Another critical issue is the requirement for a higher education in order to qualify as a candidate.  To be elected president or governor, a candidate must “have a degree from a recognized university in Kenya”  while to stand as a member of the National Assembly, senator or women’s representative, a candidate must hold “a diploma, certificate or post-secondary education requiring at least three months study, and is recognized by the relevant ministry and in a manner prescribed by IEBC.” This requirement for formal education is a stumbling block that excludes women from uneducated, poor background from standing, however articulate and cognizant they are of the issues at stake.

In terms of national political engagement, however, Kenya can draw lessons from countries such as Rwanda in which 56 percent of the parliamentary seats are held by women. This has had positive policy implications for issues affecting women, children and families in particular in health, education and female economic empowerment. Other continental leaders include Senegal and South African, both with 42 percent of seats held by women, and Mozambique, in which 39 percent are female elected representatives.  This contrasts with 22.5 percent in the United Kingdom and 24 percent in Canada.

In gender-neutral electoral positions in Kenya, it remains to be seen if women are able to win more seats than the 2007 election where women secured 22 parliamentary seats out of 224 (less than 10 percent).  To date, numbers released from the Independent Electoral and Boundaries Commission (IEBC) show female candidates have secured 16 parliamentary seats without winning any gubernatorial or senatorial positions, although the results of only 92 seats have been released.  

Nevertheless, strong female leadership is not new to Kenya, a country which has recognized and listened to female voices in electoral politics, including Wangari Maathai, political activist and environmentalist who was elected to Kenya’s parliament in 2002 and lobbied internationally for democracy, human rights, and environmental issues. She gained public support and international acclaim for her courageous battles against Daniel Moi and the monopoly of male power.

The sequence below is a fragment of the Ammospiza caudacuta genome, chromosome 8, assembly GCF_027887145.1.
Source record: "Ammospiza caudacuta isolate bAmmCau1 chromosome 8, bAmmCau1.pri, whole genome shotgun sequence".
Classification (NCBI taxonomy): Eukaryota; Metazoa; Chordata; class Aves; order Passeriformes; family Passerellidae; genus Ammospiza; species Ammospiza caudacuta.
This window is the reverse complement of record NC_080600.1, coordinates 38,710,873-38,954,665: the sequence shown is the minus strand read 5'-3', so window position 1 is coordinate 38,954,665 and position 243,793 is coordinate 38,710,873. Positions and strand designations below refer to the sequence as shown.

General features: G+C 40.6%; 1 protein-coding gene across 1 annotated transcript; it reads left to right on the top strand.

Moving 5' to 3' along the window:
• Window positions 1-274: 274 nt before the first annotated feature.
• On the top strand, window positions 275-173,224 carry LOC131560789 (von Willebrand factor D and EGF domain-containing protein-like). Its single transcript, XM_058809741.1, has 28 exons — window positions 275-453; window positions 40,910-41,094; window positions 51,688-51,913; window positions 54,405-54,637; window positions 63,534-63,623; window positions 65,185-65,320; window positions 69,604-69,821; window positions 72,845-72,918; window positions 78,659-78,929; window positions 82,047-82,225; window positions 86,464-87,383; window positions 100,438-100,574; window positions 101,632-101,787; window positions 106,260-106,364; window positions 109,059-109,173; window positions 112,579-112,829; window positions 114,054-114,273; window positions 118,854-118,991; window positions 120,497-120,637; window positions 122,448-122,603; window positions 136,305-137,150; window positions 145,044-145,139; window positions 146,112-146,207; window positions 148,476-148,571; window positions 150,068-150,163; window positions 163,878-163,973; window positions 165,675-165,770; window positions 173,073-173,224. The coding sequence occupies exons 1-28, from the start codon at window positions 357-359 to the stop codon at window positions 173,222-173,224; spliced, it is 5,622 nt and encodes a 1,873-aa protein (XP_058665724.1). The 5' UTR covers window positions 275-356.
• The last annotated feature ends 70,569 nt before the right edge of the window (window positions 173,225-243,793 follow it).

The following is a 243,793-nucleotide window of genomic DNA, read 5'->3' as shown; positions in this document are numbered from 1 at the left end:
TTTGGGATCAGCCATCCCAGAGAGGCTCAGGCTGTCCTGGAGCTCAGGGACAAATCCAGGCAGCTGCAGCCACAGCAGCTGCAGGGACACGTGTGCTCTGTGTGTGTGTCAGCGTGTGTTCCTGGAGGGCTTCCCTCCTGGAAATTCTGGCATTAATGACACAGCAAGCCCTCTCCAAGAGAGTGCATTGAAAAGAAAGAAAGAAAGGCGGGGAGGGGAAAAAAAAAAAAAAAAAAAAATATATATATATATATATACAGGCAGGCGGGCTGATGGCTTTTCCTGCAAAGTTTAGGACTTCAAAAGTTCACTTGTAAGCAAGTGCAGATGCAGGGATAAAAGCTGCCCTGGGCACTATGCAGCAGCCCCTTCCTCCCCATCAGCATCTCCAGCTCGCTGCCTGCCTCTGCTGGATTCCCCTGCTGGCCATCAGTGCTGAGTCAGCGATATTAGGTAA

Martha Karua was shown similar public support when she ran as a parliamentary candidate in the recent March 4th election. Ms. Karua’s campaign established her as a tough, anti-corruption candidate and was widely admired for her trustworthy platform. While achieving 43,881 votes, she was impeded not by her gender but by her lack of strong ethnic links, demonstrating Kenya is ready for female representation but is hampered by ethnic, not gender politics. The prospects for future female leadership in Kenya are therefore good but the challenges that face women candidates are the same as those faced by men, namely ethnic divisions and financing.

E.J. Hogendoorn, deputy director of the International Crisis Group’s Africa program, emphasized in a recent discussion on the Kenyan elections that the constitution and its implementation is in its early stages. While the peaceful voting on March 4th is a success for the reforms, the elections are just the beginning. As is expected, it will take time for the constitution’s provisions to be fully realized. Regardless of the numbers, the creation of women’s representatives and the slow move towards a gender balance should be considered a win for Kenya. The ultimate victor for the presidency should recognize and celebrate this win, and ensure the work continues towards a truly representative legislature.

Fiona Blyth is a Research Assistant with the Africa Program at the International Peace Institute.

About the photo: Kenyan women candidates, 2013. Image credit: The Standard